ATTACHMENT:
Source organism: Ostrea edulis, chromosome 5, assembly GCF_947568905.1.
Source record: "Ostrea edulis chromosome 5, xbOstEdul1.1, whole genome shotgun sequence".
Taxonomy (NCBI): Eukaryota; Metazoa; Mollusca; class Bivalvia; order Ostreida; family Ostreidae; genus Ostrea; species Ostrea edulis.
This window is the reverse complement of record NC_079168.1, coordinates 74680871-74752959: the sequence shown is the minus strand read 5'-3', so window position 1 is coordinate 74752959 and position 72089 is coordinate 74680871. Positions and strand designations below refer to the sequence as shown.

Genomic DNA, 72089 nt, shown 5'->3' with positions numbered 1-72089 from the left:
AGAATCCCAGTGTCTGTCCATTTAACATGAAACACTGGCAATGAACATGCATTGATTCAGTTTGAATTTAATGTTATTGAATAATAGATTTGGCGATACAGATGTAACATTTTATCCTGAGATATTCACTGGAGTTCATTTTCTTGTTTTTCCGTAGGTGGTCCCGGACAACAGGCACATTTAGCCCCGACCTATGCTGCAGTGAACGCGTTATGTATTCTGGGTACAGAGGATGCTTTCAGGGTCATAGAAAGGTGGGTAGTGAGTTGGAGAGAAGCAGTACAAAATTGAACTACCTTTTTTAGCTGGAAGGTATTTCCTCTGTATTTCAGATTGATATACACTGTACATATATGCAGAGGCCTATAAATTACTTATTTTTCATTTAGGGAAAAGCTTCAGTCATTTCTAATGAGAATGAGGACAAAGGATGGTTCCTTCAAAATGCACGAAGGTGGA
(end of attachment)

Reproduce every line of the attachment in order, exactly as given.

Source organism: Ostrea edulis, chromosome 5, assembly GCF_947568905.1.
Source record: "Ostrea edulis chromosome 5, xbOstEdul1.1, whole genome shotgun sequence".
Taxonomy (NCBI): Eukaryota; Metazoa; Mollusca; class Bivalvia; order Ostreida; family Ostreidae; genus Ostrea; species Ostrea edulis.
This window is the reverse complement of record NC_079168.1, coordinates 74680871-74752959: the sequence shown is the minus strand read 5'-3', so window position 1 is coordinate 74752959 and position 72089 is coordinate 74680871. Positions and strand designations below refer to the sequence as shown.

Genomic DNA, 72089 nt, shown 5'->3' with positions numbered 1-72089 from the left:
AGAATCCCAGTGTCTGTCCATTTAACATGAAACACTGGCAATGAACATGCATTGATTCAGTTTGAATTTAATGTTATTGAATAATAGATTTGGCGATACAGATGTAACATTTTATCCTGAGATATTCACTGGAGTTCATTTTCTTGTTTTTCCGTAGGTGGTCCCGGACAACAGGCACATTTAGCCCCGACCTATGCTGCAGTGAACGCGTTATGTATTCTGGGTACAGAGGATGCTTTCAGGGTCATAGAAAGGTGGGTAGTGAGTTGGAGAGAAGCAGTACAAAATTGAACTACCTTTTTTAGCTGGAAGGTATTTCCTCTGTATTTCAGATTGATATACACTGTACATATATGCAGAGGCCTATAAATTACTTATTTTTCATTTAGGGAAAAGCTTCAGTCATTTCTAATGAGAATGAGGACAAAGGATGGTTCCTTCAAAATGCACGAAGGTGGA